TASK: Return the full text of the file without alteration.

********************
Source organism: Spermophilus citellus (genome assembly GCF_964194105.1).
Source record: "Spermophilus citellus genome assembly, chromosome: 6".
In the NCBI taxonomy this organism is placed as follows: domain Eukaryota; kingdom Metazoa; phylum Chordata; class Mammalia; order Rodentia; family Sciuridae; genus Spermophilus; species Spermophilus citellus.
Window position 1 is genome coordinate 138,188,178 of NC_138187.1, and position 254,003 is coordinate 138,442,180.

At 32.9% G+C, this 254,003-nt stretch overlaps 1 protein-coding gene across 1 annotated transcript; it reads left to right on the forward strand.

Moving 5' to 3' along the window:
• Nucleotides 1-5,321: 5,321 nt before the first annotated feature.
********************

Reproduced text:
Source organism: Spermophilus citellus (genome assembly GCF_964194105.1).
Source record: "Spermophilus citellus genome assembly, chromosome: 6".
In the NCBI taxonomy this organism is placed as follows: domain Eukaryota; kingdom Metazoa; phylum Chordata; class Mammalia; order Rodentia; family Sciuridae; genus Spermophilus; species Spermophilus citellus.
Window position 1 is genome coordinate 138,188,178 of NC_138187.1, and position 254,003 is coordinate 138,442,180.

At 32.9% G+C, this 254,003-nt stretch overlaps 1 protein-coding gene across 1 annotated transcript; it reads left to right on the forward strand.

Moving 5' to 3' along the window:
• Nucleotides 1-5,321: 5,321 nt before the first annotated feature.